1.1: GP Sierra de Ávila - Memorial José María Jiménez
As I mentioned during my Vuelta, and also when I presented my Circuit d'Olot-Memorial Xavier Tondó
one day race in Catalunya, I've always thought it a little sad that Marco Pantani and Frank Vandenbroucke both got memorial races, whether a brand new race (Memorial Marco Pantani) or an appropriation of an existing/resurrecting of an appropriately-located race (Binche-Tournai-Binche, now Binche-Chimay-Binche/Memorial Frank Vandenbroucke), while Spain's own iconic cycling tragedy, José María Jiménez, has not had the same bestowed upon him, even though Chava died earlier and younger than the other two.
In terms of racing style, Chava was cut from the same never-say-die cloth as Marco and Frank; searing through the 90s with a racing agenda based primarily on aggressive climbing and paying no heed to subsequent days' consequences. As a result, he was capable of the most imposing, destructive mountaintop victories... and also losing all of the time gained in seemingly innocuous places. There was also another thing that held Jiménez back from accruing a stronger palmarès: he was one of the true pure climbers. Tall but wispy, he would float up the steepest of slopes, but his chrono was diabolical. As an example, he lost thirteen minutes in the two long time trials in the 1999 Vuelta, and finished at +9'24" in 5th. Although it was not his best race, much like Frank Vandenbroucke it is something in that 1999 Vuelta that he is most well-known for. VDB may have won Liège-Bastogne-Liège, Omloop, Gent-Wevelgem and Paris-Nice, but the moment most often brought up in his veneration is the amazing Ávila stage where he towed and destroyed some pretty big name climbers in an intermediate stage. Likewise, Chava's 1999 Vuelta is far from his crowning moment, however that year he wrote himself into Vuelta legend once and for all, when in some pretty horrible weather (but nothing on 2002) he became the first man to triumph on the brutal slopes of the Angliru, which you can relive here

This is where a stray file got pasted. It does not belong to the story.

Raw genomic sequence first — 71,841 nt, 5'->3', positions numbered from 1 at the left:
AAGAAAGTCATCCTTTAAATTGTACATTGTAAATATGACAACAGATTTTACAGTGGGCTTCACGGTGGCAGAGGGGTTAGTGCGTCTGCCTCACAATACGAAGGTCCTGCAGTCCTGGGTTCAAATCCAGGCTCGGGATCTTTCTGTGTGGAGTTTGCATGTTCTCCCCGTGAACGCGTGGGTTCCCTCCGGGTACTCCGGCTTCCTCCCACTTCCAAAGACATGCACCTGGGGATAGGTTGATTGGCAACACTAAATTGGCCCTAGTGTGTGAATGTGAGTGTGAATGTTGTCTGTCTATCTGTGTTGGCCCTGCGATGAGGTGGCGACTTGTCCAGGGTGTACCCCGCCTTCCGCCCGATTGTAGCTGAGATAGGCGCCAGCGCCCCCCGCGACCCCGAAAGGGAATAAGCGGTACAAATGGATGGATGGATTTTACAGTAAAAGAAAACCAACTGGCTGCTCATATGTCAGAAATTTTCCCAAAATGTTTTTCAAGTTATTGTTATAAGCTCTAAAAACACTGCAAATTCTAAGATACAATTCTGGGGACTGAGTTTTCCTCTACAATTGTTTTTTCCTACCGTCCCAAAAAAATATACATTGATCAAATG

as he chases down and defeats the escape of Pavel Tonkov at the last minute. Try to remember in watching that, the climb was brand new at that point, and the Giro hadn't unveiled Zoncolan or Finestre... this only had the Mortirolo to compare to.